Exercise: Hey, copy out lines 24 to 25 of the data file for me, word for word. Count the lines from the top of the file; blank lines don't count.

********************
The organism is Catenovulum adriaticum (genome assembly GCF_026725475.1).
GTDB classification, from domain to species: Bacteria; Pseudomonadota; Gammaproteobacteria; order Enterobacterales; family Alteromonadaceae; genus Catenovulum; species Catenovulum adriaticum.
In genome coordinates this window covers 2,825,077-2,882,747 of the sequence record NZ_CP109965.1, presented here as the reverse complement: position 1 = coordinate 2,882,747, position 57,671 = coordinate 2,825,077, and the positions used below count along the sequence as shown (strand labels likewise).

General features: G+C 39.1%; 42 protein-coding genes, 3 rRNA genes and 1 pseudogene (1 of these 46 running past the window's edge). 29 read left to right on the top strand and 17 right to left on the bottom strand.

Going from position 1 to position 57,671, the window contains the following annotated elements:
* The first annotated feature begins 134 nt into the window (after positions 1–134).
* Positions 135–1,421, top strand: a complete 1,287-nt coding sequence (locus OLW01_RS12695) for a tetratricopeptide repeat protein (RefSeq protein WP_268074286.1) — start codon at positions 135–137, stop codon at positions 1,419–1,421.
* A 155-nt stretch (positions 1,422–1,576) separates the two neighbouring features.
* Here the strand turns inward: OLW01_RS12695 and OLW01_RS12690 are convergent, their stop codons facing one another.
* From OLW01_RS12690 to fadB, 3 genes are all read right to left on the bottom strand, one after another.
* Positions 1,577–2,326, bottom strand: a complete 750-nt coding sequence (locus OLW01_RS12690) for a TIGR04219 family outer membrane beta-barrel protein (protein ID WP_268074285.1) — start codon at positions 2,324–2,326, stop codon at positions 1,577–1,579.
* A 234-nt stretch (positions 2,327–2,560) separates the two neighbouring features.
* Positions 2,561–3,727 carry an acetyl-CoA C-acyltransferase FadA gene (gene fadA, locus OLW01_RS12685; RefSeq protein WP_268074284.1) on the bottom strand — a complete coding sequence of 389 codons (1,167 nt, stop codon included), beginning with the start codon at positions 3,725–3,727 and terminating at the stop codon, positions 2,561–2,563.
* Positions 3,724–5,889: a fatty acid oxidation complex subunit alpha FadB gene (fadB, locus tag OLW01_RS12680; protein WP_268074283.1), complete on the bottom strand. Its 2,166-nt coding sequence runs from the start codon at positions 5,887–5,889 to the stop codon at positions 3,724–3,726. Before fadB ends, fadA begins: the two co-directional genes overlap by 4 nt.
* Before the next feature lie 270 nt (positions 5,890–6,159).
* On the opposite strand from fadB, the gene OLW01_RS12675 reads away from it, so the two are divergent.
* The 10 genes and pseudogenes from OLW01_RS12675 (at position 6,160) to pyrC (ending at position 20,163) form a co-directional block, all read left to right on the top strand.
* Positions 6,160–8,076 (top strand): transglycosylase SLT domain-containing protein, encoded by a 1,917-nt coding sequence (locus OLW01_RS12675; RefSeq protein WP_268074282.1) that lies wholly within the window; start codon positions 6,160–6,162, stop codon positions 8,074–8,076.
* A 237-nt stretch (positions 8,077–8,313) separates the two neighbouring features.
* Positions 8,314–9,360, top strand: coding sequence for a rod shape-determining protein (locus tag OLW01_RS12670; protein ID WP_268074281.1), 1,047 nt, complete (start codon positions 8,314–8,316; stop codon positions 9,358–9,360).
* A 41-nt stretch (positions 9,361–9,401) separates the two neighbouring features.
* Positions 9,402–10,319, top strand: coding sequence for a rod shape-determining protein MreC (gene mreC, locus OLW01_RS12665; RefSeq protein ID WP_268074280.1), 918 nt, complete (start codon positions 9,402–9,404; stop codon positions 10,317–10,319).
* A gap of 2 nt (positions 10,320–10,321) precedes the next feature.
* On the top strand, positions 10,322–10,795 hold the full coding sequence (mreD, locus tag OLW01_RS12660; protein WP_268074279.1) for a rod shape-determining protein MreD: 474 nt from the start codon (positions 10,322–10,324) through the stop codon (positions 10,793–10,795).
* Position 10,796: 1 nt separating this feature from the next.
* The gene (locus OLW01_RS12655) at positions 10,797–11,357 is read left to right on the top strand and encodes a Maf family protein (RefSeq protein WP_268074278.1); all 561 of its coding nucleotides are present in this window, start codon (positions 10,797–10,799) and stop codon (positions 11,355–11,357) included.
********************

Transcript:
* On the top strand, positions 10,322–10,795 hold the full coding sequence (mreD, locus tag OLW01_RS12660; protein WP_268074279.1) for a rod shape-determining protein MreD: 474 nt from the start codon (positions 10,322–10,324) through the stop codon (positions 10,793–10,795).
* Position 10,796: 1 nt separating this feature from the next.